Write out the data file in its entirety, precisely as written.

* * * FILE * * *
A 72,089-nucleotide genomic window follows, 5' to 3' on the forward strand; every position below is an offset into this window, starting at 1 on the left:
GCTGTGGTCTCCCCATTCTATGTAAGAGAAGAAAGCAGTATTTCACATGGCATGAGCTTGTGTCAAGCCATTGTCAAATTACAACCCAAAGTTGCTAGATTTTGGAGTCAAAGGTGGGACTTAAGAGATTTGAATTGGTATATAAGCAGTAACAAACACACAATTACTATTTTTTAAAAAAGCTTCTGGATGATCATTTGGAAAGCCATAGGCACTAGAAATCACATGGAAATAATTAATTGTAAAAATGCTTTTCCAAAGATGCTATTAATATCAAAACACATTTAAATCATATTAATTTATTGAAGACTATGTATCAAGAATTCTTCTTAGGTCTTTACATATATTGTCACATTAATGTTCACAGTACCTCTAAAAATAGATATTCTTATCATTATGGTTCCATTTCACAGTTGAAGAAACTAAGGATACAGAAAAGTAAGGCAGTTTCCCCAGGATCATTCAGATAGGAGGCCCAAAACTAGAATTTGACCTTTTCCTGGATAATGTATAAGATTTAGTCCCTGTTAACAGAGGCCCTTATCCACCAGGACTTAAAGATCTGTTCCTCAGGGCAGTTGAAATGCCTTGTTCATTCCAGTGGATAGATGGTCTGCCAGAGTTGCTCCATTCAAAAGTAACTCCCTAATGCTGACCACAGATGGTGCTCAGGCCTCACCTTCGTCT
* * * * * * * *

A 72,089-nucleotide genomic window follows, 5' to 3' on the forward strand; every position below is an offset into this window, starting at 1 on the left:
GCTGTGGTCTCCCCATTCTATGTAAGAGAAGAAAGCAGTATTTCACATGGCATGAGCTTGTGTCAAGCCATTGTCAAATTACAACCCAAAGTTGCTAGATTTTGGAGTCAAAGGTGGGACTTAAGAGATTTGAATTGGTATATAAGCAGTAACAAACACACAATTACTATTTTTTAAAAAAGCTTCTGGATGATCATTTGGAAAGCCATAGGCACTAGAAATCACATGGAAATAATTAATTGTAAAAATGCTTTTCCAAAGATGCTATTAATATCAAAACACATTTAAATCATATTAATTTATTGAAGACTATGTATCAAGAATTCTTCTTAGGTCTTTACATATATTGTCACATTAATGTTCACAGTACCTCTAAAAATAGATATTCTTATCATTATGGTTCCATTTCACAGTTGAAGAAACTAAGGATACAGAAAAGTAAGGCAGTTTCCCCAGGATCATTCAGATAGGAGGCCCAAAACTAGAATTTGACCTTTTCCTGGATAATGTATAAGATTTAGTCCCTGTTAACAGAGGCCCTTATCCACCAGGACTTAAAGATCTGTTCCTCAGGGCAGTTGAAATGCCTTGTTCATTCCAGTGGATAGATGGTCTGCCAGAGTTGCTCCATTCAAAAGTAACTCCCTAATGCTGACCACAGATGGTGCTCAGGCCTCACCTTCGTCT